Federal Funding Opportunities: Congressional Appropriations (Earmarks) Are Back!

By Elvis Cordova | Posted on April 4, 2022


As Congress begins the appropriations process for the federal fiscal year (FY) 2023, your NRPA public policy and advocacy team is here to help you make sense of it all. Whether you’ve submitted a request for funding last year or you’re reading about this opportunity for the first time, here’s all the information you’ll need to successfully submit a project request with your congressional representatives.

FY2022 Appropriations Policy Wins

After months of delays and a series of continuing resolutions, Congress finished up its FY2022 spending bill in early March 2022, and President Biden signed it into law on March 15, 2022. This legislation included several wins for park and recreation agencies around the country. To name a few, the bill:

  • Provided $1.64 billion to the Clean Water State Revolving Fund, the primary federal financing mechanism for local green infrastructure projects
    • This funding is on top of the $2.3 billion per year for the program included in the recently passed Bipartisan Infrastructure Law
  • Increased funding for important nutrition support programs
    • Supplemental Nutrition Assistance Program (SNAP): $140 billion (up from $114 billion last year)
    • Child Nutrition Programs: $26.9 billion (up from $25.1 billion last year)
    • Farmer’s Market Nutrition Program: $26 million (up from $21 million last year)
  • Increased funding for important Centers for Disease Control (CDC) public health programs
    • Social Determinants of Health Programs: $8 million (up from $3 million last year)
    • Nutrition, Physical Activity, and Obesity Program: $58.4 million (up from $57 million last year)

FY2022 Appropriations Earmarks

The FY22 appropriations law also funded several local park and recreation ‘Community Project Funding’ requests.

As you may recall, Congress resurrected the earmark process last year, after being out of commission for the past decade. Having an earmark, or Community Project Funding request, included in the final appropriation law essentially allows members of Congress to bypass the traditional federal funding process and get funding directly allocated to priority projects in their district. For a more in-depth analysis of this process, please see this memo.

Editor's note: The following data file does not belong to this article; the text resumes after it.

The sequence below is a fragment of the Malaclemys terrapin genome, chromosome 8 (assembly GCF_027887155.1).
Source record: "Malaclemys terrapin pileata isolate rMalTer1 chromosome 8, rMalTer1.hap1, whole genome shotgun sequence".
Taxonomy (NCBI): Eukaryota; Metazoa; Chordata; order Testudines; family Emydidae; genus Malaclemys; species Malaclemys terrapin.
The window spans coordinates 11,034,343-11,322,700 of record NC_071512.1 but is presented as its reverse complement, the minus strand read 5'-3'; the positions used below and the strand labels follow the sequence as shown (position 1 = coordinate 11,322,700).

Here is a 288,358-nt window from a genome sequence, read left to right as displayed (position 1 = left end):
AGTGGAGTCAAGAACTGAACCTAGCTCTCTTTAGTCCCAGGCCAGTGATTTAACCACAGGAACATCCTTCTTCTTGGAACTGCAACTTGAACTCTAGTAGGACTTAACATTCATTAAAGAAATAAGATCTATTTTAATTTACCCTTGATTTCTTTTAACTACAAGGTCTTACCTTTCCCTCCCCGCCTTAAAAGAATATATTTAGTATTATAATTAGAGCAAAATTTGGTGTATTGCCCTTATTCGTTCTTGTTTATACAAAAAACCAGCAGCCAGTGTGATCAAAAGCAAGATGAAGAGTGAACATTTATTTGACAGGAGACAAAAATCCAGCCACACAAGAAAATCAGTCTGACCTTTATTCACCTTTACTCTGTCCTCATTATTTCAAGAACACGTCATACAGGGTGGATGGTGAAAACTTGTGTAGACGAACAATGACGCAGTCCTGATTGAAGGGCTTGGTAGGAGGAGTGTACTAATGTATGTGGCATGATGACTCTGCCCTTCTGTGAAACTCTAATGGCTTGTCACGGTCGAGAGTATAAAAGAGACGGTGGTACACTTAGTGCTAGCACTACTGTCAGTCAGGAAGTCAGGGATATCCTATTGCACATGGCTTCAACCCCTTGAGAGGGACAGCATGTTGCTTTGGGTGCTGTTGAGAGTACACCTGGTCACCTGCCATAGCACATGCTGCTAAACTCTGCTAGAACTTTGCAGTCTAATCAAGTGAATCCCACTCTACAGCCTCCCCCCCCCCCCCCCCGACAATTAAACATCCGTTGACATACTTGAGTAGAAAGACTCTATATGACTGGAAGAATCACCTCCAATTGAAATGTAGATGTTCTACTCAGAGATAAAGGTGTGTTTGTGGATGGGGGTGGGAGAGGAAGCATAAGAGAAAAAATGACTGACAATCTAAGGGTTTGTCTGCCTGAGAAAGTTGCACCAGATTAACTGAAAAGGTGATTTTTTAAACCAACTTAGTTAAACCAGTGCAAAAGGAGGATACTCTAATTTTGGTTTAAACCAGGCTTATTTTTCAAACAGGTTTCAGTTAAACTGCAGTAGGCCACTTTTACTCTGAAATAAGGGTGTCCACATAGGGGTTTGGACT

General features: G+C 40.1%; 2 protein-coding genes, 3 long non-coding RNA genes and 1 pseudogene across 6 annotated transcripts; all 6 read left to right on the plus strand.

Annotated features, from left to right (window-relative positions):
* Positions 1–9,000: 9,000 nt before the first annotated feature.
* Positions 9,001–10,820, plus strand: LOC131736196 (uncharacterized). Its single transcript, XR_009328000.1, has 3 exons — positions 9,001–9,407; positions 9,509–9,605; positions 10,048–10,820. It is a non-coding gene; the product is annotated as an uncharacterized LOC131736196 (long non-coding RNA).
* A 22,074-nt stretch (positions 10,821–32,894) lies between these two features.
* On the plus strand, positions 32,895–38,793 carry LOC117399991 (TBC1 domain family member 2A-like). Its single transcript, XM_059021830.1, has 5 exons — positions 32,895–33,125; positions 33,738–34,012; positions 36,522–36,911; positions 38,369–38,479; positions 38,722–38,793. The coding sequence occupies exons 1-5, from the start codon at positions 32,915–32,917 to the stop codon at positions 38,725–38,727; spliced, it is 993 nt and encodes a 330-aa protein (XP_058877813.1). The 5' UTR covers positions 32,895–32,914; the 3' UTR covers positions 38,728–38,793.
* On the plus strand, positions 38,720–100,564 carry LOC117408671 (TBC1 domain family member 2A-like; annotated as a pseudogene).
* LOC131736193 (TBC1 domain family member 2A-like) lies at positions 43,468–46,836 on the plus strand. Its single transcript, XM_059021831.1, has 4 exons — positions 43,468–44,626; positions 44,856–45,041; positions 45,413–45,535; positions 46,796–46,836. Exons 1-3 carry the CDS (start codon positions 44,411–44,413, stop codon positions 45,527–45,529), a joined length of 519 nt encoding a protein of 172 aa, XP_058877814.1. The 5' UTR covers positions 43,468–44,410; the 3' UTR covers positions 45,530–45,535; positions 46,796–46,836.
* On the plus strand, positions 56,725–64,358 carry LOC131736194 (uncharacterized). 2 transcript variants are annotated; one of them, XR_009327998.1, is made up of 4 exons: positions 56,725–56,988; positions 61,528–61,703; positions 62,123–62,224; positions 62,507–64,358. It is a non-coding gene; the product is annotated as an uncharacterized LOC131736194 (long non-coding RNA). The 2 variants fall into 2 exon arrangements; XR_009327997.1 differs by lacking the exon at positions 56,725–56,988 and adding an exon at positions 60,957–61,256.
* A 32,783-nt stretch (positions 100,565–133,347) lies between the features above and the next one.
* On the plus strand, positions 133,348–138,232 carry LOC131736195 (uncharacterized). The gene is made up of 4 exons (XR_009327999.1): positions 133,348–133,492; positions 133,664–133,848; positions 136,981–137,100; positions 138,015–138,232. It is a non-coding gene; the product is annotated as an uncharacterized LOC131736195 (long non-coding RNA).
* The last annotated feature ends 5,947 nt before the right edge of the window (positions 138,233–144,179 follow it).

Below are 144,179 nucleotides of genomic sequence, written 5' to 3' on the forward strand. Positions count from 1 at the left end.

NRPA is tracking all the park-related earmarks included in the FY22 package. These projects range from recreation infrastructure construction ($1.5 million for the Herz Recreation Center Project in San Francisco, CA), to trail improvements ($3 million for the Truman Linear Park Trail in Savannah, GA), to forest fire mitigation ($200,000 for fuel reduction efforts in Springfield, OR).

Getting Involved for FY2023

A successful earmark request can add valuable funds to ‘shovel-ready’ projects that are already underway or are in the late planning stages. If you have projects in your community that would be a good fit, NRPA recommends you contact your representative as soon as possible to familiarize them with your proposal(s). To increase the likelihood of your project getting accepted, we recommend that you coordinate with as many stakeholders in your district as possible to demonstrate the broad base of constituent support behind your project. Keep in mind that congressional members are looking to make the greatest impact with these funding requests. That means that the larger impact your project will have on a broad base of stakeholders, the greater the likelihood that this funding proposal will be approved.

Each member has their own process for reviewing and approving proposals, so make sure you’re in regular contact with their offices in your district and their staff. As each member can only submit up to 15 proposals for consideration, be strategic about which elected officials you work with (you have two senators and, depending on the size and scope of your project, one or more representatives).  

Members of Congress will begin submitting requests to the House Committee on Appropriations as early as April 4, 2022, and requests are due to the various subcommittees during the last week of April. More details about this process are included in the earmark explainer memo linked above. 

In addition to working with your members to submit earmark requests, we encourage you to advocate for the traditional federal programs that support parks and recreation. NRPA's public policy and advocacy team will continue to steadfastly promote the importance of these programs to members of Congress. If you'd like to add your voice to this movement, join us by signing up for action alerts here.

Please let us know if you have any questions about this process by contacting our department at: advocacy@nrpa.org.

Elvis Cordova (he/him) is NRPA’s vice president of public policy and advocacy.